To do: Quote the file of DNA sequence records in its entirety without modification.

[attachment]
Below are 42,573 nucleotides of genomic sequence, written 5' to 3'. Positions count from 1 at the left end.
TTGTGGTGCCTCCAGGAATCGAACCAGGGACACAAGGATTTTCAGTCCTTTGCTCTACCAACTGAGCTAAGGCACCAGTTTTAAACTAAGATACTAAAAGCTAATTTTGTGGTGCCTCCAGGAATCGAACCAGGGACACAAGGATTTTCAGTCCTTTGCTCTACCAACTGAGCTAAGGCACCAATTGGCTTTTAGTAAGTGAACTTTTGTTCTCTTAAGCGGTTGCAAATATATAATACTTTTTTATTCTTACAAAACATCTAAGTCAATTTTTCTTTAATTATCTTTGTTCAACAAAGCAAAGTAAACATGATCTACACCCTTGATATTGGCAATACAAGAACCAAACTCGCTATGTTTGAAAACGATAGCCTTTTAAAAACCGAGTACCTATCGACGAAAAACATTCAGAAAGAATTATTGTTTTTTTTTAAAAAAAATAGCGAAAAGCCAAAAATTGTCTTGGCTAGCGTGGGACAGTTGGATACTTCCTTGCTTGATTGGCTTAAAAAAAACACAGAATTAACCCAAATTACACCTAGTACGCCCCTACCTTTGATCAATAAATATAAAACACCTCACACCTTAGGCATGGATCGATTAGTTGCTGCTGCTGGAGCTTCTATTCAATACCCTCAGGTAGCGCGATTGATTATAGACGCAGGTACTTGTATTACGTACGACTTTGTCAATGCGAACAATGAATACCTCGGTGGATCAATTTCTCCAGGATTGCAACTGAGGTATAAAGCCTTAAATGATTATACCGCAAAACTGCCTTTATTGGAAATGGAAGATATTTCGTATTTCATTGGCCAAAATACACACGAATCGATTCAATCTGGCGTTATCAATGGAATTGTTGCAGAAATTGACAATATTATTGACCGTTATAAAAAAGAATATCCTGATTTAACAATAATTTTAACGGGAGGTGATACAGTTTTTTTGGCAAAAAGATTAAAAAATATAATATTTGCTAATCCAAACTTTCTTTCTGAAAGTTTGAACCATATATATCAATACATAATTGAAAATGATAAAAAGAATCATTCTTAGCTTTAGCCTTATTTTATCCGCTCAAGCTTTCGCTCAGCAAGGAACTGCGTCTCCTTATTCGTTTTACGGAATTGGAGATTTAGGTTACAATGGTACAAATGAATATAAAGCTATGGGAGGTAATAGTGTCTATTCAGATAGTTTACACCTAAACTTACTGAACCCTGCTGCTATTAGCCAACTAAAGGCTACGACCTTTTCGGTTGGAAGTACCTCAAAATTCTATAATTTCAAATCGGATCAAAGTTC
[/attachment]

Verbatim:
Below are 42,573 nucleotides of genomic sequence, written 5' to 3'. Positions count from 1 at the left end.
TTGTGGTGCCTCCAGGAATCGAACCAGGGACACAAGGATTTTCAGTCCTTTGCTCTACCAACTGAGCTAAGGCACCAGTTTTAAACTAAGATACTAAAAGCTAATTTTGTGGTGCCTCCAGGAATCGAACCAGGGACACAAGGATTTTCAGTCCTTTGCTCTACCAACTGAGCTAAGGCACCAATTGGCTTTTAGTAAGTGAACTTTTGTTCTCTTAAGCGGTTGCAAATATATAATACTTTTTTATTCTTACAAAACATCTAAGTCAATTTTTCTTTAATTATCTTTGTTCAACAAAGCAAAGTAAACATGATCTACACCCTTGATATTGGCAATACAAGAACCAAACTCGCTATGTTTGAAAACGATAGCCTTTTAAAAACCGAGTACCTATCGACGAAAAACATTCAGAAAGAATTATTGTTTTTTTTTAAAAAAAATAGCGAAAAGCCAAAAATTGTCTTGGCTAGCGTGGGACAGTTGGATACTTCCTTGCTTGATTGGCTTAAAAAAAACACAGAATTAACCCAAATTACACCTAGTACGCCCCTACCTTTGATCAATAAATATAAAACACCTCACACCTTAGGCATGGATCGATTAGTTGCTGCTGCTGGAGCTTCTATTCAATACCCTCAGGTAGCGCGATTGATTATAGACGCAGGTACTTGTATTACGTACGACTTTGTCAATGCGAACAATGAATACCTCGGTGGATCAATTTCTCCAGGATTGCAACTGAGGTATAAAGCCTTAAATGATTATACCGCAAAACTGCCTTTATTGGAAATGGAAGATATTTCGTATTTCATTGGCCAAAATACACACGAATCGATTCAATCTGGCGTTATCAATGGAATTGTTGCAGAAATTGACAATATTATTGACCGTTATAAAAAAGAATATCCTGATTTAACAATAATTTTAACGGGAGGTGATACAGTTTTTTTGGCAAAAAGATTAAAAAATATAATATTTGCTAATCCAAACTTTCTTTCTGAAAGTTTGAACCATATATATCAATACATAATTGAAAATGATAAAAAGAATCATTCTTAGCTTTAGCCTTATTTTATCCGCTCAAGCTTTCGCTCAGCAAGGAACTGCGTCTCCTTATTCGTTTTACGGAATTGGAGATTTAGGTTACAATGGTACAAATGAATATAAAGCTATGGGAGGTAATAGTGTCTATTCAGATAGTTTACACCTAAACTTACTGAACCCTGCTGCTATTAGCCAACTAAAGGCTACGACCTTTTCGGTTGGAAGTACCTCAAAATTCTATAATTTCAAATCGGATCAAAGTTC